SBD/November 7, 2013/Colleges

Maryland Denies PR Team Posted Positive Spin On Fan Boards About Big Ten Move

Maryland officials launched PR moves to sway reactions of students and fans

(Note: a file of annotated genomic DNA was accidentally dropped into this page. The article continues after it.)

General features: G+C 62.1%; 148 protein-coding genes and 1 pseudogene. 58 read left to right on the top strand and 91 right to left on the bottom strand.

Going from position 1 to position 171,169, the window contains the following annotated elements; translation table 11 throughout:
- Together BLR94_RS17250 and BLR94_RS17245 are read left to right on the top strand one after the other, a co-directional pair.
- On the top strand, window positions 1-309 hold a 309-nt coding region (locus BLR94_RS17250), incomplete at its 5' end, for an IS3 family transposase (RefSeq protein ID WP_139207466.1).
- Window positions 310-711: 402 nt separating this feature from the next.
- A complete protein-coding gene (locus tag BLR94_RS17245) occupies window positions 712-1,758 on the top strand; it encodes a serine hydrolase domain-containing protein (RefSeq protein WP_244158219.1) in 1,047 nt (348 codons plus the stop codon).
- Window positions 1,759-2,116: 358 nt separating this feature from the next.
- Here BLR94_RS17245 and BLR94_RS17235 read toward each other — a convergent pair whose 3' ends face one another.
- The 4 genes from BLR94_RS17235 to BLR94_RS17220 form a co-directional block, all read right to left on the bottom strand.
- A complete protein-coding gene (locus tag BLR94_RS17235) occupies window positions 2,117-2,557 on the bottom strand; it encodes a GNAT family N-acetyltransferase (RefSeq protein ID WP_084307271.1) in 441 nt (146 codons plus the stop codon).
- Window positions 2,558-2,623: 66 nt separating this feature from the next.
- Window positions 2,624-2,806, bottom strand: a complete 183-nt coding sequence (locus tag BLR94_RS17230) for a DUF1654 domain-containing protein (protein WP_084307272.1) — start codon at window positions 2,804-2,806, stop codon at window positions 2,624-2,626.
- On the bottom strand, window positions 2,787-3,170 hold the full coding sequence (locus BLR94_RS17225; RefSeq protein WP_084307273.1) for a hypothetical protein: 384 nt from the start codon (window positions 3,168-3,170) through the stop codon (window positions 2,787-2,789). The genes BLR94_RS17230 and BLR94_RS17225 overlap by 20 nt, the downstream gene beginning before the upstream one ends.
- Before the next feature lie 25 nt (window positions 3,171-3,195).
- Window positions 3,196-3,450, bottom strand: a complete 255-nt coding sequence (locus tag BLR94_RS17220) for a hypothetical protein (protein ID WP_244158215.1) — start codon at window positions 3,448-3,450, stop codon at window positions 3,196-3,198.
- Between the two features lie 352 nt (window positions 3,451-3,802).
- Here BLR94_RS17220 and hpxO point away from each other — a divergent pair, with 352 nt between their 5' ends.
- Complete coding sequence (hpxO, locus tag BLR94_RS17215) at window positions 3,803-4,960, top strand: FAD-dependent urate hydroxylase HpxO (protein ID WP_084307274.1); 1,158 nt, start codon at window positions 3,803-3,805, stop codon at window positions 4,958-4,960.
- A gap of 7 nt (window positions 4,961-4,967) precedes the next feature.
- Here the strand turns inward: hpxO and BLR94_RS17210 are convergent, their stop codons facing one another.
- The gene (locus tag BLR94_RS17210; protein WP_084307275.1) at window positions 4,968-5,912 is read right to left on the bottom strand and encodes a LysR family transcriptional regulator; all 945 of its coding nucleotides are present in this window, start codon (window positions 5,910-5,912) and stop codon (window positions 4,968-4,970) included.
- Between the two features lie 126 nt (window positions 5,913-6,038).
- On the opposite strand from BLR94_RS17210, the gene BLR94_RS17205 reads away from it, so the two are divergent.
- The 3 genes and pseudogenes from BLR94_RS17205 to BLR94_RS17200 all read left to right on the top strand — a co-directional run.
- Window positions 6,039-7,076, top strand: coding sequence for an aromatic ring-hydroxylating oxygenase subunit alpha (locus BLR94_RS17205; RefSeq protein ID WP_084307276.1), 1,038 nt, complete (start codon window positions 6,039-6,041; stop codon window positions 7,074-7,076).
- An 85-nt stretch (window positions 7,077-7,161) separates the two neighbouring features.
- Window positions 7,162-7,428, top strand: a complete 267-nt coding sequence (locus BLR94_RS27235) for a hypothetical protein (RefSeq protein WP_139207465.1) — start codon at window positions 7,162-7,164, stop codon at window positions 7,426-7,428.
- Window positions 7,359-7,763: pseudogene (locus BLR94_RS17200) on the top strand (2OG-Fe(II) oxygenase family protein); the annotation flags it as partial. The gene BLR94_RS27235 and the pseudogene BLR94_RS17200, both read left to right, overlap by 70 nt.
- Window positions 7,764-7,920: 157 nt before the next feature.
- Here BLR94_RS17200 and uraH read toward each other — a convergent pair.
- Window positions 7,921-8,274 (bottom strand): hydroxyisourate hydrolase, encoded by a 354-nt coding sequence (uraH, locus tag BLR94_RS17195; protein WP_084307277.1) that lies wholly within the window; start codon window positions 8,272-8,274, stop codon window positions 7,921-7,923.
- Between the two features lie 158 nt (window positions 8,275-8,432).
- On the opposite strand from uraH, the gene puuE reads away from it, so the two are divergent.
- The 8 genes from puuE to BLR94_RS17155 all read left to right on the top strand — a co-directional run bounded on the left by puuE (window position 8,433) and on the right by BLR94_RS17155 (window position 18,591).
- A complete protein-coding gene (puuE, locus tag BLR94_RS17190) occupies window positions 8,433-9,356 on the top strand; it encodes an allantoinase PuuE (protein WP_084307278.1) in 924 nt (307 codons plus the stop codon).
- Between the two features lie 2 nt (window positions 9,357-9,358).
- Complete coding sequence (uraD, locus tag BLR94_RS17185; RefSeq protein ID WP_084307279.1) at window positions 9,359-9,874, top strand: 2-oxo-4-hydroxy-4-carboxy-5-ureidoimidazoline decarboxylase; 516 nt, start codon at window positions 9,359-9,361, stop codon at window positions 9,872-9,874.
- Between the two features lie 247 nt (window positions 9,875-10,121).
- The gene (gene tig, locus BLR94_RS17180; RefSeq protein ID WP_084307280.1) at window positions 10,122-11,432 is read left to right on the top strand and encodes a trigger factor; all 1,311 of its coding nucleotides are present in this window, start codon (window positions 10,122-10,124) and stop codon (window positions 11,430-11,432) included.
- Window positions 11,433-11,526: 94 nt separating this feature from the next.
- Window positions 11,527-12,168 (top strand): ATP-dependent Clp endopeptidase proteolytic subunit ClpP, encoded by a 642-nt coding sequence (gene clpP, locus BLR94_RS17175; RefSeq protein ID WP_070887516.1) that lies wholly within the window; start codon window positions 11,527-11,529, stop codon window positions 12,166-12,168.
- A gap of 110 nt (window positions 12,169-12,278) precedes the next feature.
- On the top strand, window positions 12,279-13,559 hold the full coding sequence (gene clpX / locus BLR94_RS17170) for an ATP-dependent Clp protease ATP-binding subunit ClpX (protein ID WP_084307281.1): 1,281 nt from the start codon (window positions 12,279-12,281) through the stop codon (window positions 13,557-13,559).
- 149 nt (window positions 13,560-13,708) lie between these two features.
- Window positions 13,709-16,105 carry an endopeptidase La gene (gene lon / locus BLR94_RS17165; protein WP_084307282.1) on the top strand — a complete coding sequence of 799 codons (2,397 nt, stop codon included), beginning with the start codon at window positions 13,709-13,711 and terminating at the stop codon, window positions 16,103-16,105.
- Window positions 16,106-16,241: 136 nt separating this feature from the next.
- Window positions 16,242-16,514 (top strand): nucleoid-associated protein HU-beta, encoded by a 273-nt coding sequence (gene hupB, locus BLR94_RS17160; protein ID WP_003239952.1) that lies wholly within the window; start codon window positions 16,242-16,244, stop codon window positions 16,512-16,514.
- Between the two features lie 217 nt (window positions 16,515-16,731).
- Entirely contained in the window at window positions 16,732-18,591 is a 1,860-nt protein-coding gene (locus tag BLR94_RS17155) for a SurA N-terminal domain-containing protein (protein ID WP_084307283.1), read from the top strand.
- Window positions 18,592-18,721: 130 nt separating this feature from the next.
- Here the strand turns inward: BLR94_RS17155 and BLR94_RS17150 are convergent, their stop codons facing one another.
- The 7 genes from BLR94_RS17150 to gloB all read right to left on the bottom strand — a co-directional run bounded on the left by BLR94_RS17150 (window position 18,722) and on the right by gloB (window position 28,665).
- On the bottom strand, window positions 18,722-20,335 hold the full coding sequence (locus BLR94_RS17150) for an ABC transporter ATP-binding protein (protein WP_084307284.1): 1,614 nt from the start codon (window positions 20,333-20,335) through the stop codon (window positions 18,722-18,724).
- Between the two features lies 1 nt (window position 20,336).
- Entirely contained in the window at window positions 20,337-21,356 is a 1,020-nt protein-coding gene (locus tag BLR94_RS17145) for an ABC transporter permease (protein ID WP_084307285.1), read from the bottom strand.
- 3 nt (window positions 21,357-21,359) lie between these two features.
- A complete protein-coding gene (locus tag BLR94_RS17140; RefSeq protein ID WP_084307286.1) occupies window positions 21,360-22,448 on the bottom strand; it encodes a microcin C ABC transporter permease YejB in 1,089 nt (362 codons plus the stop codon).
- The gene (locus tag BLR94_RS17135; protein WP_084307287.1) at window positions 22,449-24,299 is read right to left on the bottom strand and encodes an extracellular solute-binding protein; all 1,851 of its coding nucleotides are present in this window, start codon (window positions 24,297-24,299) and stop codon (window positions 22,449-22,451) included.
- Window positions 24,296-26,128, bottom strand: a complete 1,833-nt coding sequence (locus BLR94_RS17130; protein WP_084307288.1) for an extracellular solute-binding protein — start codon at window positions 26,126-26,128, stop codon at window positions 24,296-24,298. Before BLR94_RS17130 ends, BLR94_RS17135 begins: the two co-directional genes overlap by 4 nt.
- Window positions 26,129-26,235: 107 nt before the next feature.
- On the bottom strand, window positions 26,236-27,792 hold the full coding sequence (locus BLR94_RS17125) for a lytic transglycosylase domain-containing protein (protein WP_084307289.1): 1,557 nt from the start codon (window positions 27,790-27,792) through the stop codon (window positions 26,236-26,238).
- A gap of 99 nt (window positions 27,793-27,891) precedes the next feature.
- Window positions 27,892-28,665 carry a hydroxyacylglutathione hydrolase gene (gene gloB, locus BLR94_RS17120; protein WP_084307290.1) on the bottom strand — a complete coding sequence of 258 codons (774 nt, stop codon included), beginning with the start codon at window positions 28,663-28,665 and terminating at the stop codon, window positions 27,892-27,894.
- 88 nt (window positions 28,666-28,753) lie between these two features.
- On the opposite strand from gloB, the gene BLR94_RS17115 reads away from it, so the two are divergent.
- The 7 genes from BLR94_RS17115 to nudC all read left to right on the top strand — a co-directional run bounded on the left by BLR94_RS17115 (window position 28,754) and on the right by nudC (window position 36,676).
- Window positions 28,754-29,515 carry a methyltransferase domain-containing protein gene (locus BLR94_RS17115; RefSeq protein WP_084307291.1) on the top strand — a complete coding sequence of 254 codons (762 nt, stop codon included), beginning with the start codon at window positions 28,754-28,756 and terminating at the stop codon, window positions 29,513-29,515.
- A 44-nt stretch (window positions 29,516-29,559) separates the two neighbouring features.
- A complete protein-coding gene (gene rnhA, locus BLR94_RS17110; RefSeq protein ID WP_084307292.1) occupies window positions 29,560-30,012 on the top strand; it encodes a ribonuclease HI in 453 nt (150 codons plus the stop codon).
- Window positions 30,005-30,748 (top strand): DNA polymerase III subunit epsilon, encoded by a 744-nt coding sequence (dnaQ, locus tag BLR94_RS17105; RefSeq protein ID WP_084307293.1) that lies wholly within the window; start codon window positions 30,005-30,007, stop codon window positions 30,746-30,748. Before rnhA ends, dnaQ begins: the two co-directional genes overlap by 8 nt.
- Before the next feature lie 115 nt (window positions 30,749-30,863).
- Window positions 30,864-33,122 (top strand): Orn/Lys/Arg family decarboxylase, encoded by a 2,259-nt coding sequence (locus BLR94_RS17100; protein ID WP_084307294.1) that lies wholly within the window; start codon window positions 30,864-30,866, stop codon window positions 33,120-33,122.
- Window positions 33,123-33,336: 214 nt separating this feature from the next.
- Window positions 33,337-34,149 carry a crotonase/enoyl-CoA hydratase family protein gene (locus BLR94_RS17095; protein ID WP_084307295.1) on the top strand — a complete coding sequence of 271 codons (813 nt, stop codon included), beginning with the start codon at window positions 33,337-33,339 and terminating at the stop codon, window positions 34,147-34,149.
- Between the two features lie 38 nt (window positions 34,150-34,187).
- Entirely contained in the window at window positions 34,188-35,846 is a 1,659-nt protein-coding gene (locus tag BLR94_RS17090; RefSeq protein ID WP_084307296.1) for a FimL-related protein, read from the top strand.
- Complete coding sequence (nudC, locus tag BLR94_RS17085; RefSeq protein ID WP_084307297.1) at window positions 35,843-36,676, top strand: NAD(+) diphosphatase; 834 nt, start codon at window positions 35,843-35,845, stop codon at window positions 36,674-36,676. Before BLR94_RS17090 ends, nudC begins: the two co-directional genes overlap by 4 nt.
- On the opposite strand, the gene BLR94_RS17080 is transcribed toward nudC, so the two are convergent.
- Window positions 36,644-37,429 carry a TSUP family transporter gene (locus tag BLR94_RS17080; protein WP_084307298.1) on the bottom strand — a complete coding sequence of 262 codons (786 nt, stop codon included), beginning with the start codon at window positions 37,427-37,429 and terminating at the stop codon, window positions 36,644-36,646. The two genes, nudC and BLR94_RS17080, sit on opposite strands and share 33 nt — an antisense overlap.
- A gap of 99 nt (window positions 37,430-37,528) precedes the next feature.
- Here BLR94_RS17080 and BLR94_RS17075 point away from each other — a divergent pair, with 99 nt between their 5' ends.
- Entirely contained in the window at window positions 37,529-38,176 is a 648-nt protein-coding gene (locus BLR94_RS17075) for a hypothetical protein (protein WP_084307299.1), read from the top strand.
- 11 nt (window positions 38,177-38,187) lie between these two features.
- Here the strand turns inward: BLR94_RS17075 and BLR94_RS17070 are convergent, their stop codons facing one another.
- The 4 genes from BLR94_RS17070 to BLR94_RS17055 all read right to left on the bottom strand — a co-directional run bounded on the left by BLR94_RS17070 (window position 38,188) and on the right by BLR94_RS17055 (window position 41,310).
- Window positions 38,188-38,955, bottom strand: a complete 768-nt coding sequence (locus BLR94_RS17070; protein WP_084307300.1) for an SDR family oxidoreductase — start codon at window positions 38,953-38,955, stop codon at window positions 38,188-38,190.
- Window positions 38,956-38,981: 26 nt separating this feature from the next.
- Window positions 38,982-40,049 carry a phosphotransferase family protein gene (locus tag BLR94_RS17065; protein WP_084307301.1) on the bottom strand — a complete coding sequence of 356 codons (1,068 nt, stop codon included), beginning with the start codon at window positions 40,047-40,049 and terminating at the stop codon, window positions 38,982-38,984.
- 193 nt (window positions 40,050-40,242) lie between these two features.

The Univ. of Maryland anticipated that most fans "would initially react 'emotionally and negatively' to last year's decision to join the Big Ten Conference," so the school "sought to influence the debate with a plan to lobby media pundits and plant positive comments into fan message boards," according to Jeff Barker of the Baltimore SUN. The PR campaign was "meant to help turn the tide in favor of the move." It included "hiring a corporate communications consultant to help shape the message and also working to prevent news of the negotiations from getting out before the move was imminent." One day after negotiations on the impending move were disclosed, UM Assistant VP/Marketing & Communications Brian Ullmann wrote in an e-mail to Deputy AD Nathan Pine, "So far, this is unfolding just as we expected." Ullmann also wrote the school planned to "engage professional assistance in helping to drop positive messages into the blogs, comments and message board sites." He wrote, "I will arrange for this service today." Many of the e-mails discussing the PR strategy "copied top Maryland administrators" such as President Wallace Loh and AD Kevin Anderson. However, Pine yesterday in an e-mail wrote that the athletic department "did not hire professionals to promote Maryland's case on websites." He added, "We sought advice from many public relations professionals and received a number of suggestions. The Athletic Department did not engage in anything of that nature." Corporate Communications Consultant Lee Zeidman, a UM grad, said that the school's PR campaign "should not be characterized as damage control." Zeidman: "This was nowhere near the kind of corporate campaign where we plot out a strategy to protect the organization or sell an idea to shareholders or consumers. This was, 'How do you explain an incredible opportunity to take the university in a new direction, and you know it's going to upset a lot of people?'" (Baltimore SUN, 11/7).
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